What happens to your Social Security payments when one spouse dies

  • PBS | by: Philip Moeller |
  • 07/12/2018
Editor’s Note: Journalist Philip Moeller is here to provide the answers you need on aging and retirement. His weekly column, “Ask Phil,” aims to help older Americans and their families by answering their health care and financial questions. Phil is the author of “Get What’s Yours for Medicare,” and co-author of “Get What’s Yours: The Revised Secrets to Maxing Out Your Social Security.” Send your questions to Phil; and he will answer as many as he can.

Christine: I have searched the Internet and found no answer to my dad’s problem. Mom just died, at 74. She earned $1,400 a month in Social Security. Dad is 74 and gets $1,200 a month. This was their only income and it barely covered their expenses. They have no savings.

Now Social Security has told my dad that he will get only $1,400 a month and that his benefit would stop! That is just not enough to live on. I can’t believe our government does this to the elderly! Is there something more we need to know? Is there a way to get both? Now, besides losing his wife of 50 years, he will be in debt for the first time. Is there anything he can do?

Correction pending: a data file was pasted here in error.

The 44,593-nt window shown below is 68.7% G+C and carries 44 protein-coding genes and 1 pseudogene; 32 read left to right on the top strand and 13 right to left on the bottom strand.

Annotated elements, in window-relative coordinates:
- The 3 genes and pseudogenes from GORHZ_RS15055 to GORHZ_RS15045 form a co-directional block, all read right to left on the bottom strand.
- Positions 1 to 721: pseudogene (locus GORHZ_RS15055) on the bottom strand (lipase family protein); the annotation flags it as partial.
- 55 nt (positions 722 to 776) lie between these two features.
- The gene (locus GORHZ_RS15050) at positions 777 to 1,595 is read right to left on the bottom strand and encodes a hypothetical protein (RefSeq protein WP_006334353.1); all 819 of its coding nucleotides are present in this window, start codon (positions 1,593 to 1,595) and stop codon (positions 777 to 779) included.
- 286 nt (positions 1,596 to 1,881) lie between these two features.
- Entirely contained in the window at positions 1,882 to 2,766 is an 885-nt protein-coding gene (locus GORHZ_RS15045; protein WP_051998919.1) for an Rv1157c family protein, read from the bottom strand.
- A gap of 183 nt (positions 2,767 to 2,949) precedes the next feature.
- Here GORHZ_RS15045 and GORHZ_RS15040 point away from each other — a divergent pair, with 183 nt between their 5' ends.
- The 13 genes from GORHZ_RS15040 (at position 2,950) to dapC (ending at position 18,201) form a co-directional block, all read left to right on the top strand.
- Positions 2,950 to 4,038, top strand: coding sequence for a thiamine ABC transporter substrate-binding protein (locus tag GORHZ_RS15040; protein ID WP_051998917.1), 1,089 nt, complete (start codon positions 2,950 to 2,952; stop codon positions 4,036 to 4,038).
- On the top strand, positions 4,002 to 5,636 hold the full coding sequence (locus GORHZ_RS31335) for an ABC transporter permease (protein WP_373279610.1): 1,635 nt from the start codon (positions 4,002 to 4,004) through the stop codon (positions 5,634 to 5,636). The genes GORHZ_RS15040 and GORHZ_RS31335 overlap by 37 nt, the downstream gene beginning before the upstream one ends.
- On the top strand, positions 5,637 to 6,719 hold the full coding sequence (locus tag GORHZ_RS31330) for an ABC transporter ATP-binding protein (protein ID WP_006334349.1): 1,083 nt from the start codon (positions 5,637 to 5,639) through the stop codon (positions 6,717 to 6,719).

Phil Moeller: Sadly, these are the rules. When one spouse dies, the lower Social Security payment goes away. I can cite you all sorts of reasons why this is the case, and even why it is “fair,” but they won’t alter the unpleasant surprise faced by your dad and many other surviving spouses.

When Social Security was created in 1935, very few women were in the workforce. The man’s benefit was the dominant source of retirement income, so family benefits did not drop off sharply when one spouse died. With the percentage of women in the labor force now about equal to men, this is no longer the case. And with the first baby boomers now age 72, the volume of these very difficult survivor situations will be increasing sharply.

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